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Elected officials call for action on Benjamin Healthcare Center

Avery Bleichfeld
Elected officials call for action on Benjamin Healthcare Center
Former state Sen. Dianne Wilkerson addresses reporters at a press conference calling for receivership and an investigation of leadership at the Edgar P. Benjamin Healthcare Center in Mission Hill on March 15. She joined (left to right) state Sen. Liz Miranda, City Council President Ruthzee Louijeune, Edgar Benjamin nurse Leslie Henderson and City Councilors Benjamin Weber, Henry Santana and Julia Mejia. BANNER PHOTO

State and city elected officials gathered outside the Edgar P. Benjamin Healthcare Center in Mission Hill last Friday to call for the state to take over the facility and launch an investigation of its leadership.

The press conference came about a month after Tony Francis, president and CEO of the center, officially submitted his intent to close the facility to the Massachusetts Department of Public Health.

The closure of the nearly 100-year-old nursing home would require the relocation of almost 80 residents — largely from Black and brown communities — and put about 100 employees out of work.

Officially due to “insurmountable” financial difficulties, the pending closure has raised concerns among community members and elected officials, who have alleged financial mismanagement as top salaries at the facility have risen even as staff paychecks have bounced and bills have gone unpaid.

“Our community deserves more, and quite frankly, we’re sick of the disturbing pattern of health care administrators in our community taking advantage for their own personal gain,” said state Sen. Liz Miranda.

Sen. Liz Miranda speaks at a press conference outside the Edgar P. Benjamin Healthcare Center. Miranda and other elected officials called for receivership of the center. BANNER PHOTO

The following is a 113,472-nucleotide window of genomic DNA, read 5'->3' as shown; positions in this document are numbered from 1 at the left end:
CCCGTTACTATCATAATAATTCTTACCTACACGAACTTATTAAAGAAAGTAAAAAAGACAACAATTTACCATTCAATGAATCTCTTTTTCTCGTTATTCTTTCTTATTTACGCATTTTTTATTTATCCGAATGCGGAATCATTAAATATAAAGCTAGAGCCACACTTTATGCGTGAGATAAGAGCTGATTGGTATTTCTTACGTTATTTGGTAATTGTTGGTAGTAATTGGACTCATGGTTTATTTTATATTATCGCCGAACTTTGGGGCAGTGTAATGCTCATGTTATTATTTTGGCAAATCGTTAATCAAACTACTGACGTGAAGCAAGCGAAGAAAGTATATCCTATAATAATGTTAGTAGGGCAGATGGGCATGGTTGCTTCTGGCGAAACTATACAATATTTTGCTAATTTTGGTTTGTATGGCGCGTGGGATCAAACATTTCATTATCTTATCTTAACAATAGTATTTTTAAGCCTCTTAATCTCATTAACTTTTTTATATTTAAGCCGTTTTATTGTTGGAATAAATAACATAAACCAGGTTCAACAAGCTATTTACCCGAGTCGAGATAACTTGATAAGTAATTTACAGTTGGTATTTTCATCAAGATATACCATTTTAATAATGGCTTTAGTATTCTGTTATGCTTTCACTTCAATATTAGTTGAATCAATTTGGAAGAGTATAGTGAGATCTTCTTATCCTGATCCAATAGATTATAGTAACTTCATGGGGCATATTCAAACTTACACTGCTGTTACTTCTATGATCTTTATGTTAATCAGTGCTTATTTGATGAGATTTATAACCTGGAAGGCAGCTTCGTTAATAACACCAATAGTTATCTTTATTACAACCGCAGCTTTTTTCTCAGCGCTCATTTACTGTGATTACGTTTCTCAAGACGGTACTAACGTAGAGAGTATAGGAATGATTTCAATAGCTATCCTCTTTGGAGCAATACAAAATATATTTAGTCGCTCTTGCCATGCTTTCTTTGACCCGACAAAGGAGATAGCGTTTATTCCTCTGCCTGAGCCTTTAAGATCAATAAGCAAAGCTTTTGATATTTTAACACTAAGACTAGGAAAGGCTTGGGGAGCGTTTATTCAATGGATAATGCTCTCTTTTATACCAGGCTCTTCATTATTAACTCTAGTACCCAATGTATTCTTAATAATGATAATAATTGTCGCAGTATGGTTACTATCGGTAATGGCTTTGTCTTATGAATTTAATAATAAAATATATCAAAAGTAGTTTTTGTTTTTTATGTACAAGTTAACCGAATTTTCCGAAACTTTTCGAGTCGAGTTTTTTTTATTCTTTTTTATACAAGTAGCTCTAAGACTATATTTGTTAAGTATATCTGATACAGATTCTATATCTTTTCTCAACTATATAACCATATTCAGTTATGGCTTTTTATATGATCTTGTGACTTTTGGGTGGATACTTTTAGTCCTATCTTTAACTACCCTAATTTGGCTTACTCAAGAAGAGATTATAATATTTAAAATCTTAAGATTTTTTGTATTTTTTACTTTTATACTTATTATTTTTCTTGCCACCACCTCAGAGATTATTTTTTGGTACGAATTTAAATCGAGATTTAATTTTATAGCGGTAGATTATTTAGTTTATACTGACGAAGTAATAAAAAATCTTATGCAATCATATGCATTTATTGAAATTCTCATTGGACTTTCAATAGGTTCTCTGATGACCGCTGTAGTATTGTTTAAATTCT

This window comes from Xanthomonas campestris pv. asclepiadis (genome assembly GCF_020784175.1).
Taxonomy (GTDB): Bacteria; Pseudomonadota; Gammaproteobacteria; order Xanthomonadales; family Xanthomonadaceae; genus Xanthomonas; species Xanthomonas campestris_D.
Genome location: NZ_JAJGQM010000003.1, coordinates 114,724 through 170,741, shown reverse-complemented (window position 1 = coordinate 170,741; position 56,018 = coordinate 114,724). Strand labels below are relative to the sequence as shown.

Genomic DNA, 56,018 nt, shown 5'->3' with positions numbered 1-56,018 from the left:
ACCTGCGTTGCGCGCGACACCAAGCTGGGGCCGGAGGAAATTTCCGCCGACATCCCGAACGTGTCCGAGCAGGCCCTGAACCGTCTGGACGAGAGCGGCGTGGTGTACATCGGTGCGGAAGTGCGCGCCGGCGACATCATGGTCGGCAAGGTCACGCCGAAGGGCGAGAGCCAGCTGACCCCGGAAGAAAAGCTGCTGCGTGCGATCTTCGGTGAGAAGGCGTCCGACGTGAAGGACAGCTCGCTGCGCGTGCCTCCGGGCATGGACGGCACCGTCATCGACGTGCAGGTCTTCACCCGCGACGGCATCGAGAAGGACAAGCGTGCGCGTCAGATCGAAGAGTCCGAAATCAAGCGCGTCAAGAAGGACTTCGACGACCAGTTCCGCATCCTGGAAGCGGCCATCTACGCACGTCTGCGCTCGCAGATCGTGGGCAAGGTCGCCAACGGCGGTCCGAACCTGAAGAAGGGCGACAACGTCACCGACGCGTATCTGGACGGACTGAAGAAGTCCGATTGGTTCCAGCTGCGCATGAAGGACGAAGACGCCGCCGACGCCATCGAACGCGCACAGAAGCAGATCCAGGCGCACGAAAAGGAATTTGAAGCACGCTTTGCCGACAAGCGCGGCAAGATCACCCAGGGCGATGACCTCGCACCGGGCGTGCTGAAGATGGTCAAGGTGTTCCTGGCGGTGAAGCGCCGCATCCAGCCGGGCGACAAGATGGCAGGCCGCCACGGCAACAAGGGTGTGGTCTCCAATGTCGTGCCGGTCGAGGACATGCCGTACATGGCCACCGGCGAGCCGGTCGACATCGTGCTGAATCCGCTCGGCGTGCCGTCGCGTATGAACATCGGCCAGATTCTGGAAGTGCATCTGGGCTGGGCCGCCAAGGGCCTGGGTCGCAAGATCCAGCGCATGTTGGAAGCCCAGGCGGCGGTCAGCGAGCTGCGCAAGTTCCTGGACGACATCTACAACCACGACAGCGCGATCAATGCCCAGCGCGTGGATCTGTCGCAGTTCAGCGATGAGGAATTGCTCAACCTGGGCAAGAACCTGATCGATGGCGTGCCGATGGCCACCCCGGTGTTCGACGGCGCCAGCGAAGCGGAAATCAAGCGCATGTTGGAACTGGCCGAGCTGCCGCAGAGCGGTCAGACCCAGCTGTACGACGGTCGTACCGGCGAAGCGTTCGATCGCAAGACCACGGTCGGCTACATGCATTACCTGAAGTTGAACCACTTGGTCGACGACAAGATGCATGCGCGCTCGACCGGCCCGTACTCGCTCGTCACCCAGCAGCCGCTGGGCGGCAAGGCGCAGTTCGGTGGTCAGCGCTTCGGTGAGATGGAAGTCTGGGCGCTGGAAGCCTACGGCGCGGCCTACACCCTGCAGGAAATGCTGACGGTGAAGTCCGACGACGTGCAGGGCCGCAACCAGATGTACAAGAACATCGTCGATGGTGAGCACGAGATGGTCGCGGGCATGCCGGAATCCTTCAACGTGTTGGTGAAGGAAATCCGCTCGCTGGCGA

At the March 15 press conference, Miranda said that residents and family members had filed a petition with the Department of Public Health and the attorney general’s office seeking receivership. She said that request, as well as a follow-up query, has so far received little response.

The requested receiver would assess the feasibility of keeping the facility open, find a new long-term care provider to support continued operations and to closely monitor the closure process, if it moves forward, to make sure residents are safe and supported.

“That petition and our follow-up request have fallen on deaf ears,” she said in remarks.

Under state law, either the Department of Public Health or the attorney general’s office can push for receivership.

At the press conference, Miranda said the Department of Public Health said it didn’t have enough documented evidence of impacts to residents’ health to force a change in leadership. In an email to the Banner, the attorney general’s office declined to discuss receivership, citing considerations of legal strategy it cannot share publicly.

In addition to the receivership, Miranda called for immediate action from the state to investigate the claims of mismanagement. She said her understanding is that no one from the state has actively investigated the claims made or talked to residents or staff directly, instead waiting for employees at the facility to provide evidence of wrongdoing.

“The burden of investigation should not fall on residents and staff of this facility,” she said.

In a statement sent to the Banner, Rep. Ayanna Pressley also called for a “full, transparent and thorough investigation” in light of the allegations of wrongdoing and financial mismanagement.